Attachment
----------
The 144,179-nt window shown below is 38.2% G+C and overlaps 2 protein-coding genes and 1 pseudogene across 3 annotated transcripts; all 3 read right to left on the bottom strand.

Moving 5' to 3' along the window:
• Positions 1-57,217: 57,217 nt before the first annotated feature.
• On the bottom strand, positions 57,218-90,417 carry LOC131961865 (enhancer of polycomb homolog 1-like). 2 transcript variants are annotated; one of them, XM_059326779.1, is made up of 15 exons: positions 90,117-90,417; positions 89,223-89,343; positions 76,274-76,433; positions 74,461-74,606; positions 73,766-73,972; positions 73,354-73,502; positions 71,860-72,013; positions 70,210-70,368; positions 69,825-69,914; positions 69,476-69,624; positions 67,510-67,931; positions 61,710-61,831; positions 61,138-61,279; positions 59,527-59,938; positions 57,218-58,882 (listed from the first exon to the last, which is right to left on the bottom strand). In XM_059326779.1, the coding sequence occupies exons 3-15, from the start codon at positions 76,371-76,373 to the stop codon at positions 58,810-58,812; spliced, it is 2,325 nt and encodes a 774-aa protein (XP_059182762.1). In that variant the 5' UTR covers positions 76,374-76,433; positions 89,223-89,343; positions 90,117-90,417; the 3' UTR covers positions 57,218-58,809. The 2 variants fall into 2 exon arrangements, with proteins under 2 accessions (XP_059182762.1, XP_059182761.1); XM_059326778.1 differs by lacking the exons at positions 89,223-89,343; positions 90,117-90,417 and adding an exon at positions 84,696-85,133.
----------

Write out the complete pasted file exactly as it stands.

The 144,179-nt window shown below is 38.2% G+C and overlaps 2 protein-coding genes and 1 pseudogene across 3 annotated transcripts; all 3 read right to left on the bottom strand.

Moving 5' to 3' along the window:
• Positions 1-57,217: 57,217 nt before the first annotated feature.
• On the bottom strand, positions 57,218-90,417 carry LOC131961865 (enhancer of polycomb homolog 1-like). 2 transcript variants are annotated; one of them, XM_059326779.1, is made up of 15 exons: positions 90,117-90,417; positions 89,223-89,343; positions 76,274-76,433; positions 74,461-74,606; positions 73,766-73,972; positions 73,354-73,502; positions 71,860-72,013; positions 70,210-70,368; positions 69,825-69,914; positions 69,476-69,624; positions 67,510-67,931; positions 61,710-61,831; positions 61,138-61,279; positions 59,527-59,938; positions 57,218-58,882 (listed from the first exon to the last, which is right to left on the bottom strand). In XM_059326779.1, the coding sequence occupies exons 3-15, from the start codon at positions 76,371-76,373 to the stop codon at positions 58,810-58,812; spliced, it is 2,325 nt and encodes a 774-aa protein (XP_059182762.1). In that variant the 5' UTR covers positions 76,374-76,433; positions 89,223-89,343; positions 90,117-90,417; the 3' UTR covers positions 57,218-58,809. The 2 variants fall into 2 exon arrangements, with proteins under 2 accessions (XP_059182762.1, XP_059182761.1); XM_059326778.1 differs by lacking the exons at positions 89,223-89,343; positions 90,117-90,417 and adding an exon at positions 84,696-85,133.